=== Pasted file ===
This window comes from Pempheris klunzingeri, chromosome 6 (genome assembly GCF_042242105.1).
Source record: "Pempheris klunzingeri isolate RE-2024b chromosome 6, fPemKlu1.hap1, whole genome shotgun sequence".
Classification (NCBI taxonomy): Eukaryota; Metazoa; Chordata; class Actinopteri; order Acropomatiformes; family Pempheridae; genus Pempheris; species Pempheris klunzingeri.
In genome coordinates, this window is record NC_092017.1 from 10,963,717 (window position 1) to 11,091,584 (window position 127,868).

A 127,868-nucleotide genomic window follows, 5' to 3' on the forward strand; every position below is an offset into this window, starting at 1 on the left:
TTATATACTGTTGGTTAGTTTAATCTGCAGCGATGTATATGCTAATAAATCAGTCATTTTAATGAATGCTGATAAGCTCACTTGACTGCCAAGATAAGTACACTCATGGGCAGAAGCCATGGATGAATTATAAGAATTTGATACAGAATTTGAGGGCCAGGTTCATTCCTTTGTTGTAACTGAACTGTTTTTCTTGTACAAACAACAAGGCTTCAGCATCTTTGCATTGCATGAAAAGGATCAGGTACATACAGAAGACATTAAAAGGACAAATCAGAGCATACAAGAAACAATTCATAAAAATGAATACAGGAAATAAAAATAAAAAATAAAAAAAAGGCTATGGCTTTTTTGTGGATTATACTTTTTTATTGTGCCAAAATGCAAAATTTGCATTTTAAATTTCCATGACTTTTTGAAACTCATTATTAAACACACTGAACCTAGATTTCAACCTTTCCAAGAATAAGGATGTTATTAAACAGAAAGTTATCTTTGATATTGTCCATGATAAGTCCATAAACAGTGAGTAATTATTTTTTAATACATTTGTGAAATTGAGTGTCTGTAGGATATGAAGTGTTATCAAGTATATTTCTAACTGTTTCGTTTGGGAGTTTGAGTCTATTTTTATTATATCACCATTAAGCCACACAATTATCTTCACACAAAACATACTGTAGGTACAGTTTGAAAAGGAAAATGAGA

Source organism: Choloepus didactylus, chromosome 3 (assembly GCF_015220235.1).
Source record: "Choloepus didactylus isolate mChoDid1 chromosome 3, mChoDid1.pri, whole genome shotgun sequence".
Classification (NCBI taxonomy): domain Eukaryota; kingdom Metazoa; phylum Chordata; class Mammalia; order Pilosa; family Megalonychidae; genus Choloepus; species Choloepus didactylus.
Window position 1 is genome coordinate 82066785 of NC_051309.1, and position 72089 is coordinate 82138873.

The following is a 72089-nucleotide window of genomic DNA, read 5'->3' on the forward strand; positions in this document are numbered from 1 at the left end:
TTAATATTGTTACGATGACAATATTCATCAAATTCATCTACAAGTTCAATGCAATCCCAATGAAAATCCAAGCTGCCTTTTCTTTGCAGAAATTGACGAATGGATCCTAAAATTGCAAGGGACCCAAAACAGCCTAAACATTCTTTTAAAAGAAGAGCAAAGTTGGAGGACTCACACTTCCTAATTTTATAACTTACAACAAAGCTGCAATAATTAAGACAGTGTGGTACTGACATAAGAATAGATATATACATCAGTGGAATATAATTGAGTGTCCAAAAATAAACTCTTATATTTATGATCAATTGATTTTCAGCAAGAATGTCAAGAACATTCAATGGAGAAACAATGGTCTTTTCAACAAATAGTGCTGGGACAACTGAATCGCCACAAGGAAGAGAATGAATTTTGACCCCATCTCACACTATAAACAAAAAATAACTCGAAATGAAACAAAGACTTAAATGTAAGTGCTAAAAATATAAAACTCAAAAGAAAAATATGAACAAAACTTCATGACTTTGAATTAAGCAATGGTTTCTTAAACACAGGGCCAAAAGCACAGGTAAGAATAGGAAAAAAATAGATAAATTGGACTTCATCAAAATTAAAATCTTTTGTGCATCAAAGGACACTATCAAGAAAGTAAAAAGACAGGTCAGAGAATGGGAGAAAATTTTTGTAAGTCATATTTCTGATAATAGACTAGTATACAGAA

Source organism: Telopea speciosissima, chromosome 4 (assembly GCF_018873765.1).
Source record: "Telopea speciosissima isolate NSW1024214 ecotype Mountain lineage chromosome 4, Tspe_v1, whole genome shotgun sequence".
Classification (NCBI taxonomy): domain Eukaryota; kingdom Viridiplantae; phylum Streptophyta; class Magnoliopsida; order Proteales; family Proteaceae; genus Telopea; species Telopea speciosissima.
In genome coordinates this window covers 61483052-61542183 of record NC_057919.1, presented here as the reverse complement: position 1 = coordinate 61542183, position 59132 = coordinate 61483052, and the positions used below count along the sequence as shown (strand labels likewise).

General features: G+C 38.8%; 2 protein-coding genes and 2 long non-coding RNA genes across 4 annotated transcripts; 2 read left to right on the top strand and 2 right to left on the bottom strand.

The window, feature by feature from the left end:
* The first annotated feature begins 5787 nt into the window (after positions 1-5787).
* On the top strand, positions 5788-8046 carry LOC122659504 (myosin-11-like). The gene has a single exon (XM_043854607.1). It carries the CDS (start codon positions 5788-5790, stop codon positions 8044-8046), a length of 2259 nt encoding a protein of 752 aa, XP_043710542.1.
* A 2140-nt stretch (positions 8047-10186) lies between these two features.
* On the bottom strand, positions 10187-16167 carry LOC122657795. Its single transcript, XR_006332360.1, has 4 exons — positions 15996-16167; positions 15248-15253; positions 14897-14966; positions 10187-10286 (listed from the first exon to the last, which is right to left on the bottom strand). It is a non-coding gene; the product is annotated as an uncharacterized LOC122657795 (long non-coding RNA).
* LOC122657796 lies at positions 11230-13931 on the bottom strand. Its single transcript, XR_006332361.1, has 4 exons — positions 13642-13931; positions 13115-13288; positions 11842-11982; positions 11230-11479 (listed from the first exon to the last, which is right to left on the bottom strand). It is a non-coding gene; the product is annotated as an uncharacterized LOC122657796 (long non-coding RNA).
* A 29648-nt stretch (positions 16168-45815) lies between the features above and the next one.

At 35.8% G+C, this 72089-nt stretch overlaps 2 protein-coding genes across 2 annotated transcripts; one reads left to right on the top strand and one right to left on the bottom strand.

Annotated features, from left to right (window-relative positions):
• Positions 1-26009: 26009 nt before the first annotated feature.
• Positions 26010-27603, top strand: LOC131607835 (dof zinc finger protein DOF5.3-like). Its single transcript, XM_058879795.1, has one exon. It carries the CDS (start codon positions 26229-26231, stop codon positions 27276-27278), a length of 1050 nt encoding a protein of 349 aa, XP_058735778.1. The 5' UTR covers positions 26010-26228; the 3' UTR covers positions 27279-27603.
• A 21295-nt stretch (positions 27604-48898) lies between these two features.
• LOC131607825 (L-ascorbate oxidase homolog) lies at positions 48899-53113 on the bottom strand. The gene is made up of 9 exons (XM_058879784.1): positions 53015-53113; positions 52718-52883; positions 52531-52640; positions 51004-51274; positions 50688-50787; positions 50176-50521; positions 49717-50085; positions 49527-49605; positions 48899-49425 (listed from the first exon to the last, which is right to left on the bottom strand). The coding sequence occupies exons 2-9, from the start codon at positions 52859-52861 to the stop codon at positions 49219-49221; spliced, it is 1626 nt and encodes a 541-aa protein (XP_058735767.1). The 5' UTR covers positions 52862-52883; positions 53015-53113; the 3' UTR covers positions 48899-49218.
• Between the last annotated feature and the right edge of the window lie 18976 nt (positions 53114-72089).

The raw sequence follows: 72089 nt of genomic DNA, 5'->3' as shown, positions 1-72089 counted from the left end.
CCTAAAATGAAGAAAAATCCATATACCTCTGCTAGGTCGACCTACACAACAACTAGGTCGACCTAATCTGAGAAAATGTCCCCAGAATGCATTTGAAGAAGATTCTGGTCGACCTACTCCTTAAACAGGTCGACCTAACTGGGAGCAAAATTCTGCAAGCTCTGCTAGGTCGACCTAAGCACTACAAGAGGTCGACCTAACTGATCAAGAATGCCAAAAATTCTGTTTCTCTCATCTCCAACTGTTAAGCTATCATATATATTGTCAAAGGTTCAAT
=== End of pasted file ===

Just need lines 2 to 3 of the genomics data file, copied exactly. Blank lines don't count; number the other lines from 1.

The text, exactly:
Source record: "Pempheris klunzingeri isolate RE-2024b chromosome 6, fPemKlu1.hap1, whole genome shotgun sequence".
Classification (NCBI taxonomy): Eukaryota; Metazoa; Chordata; class Actinopteri; order Acropomatiformes; family Pempheridae; genus Pempheris; species Pempheris klunzingeri.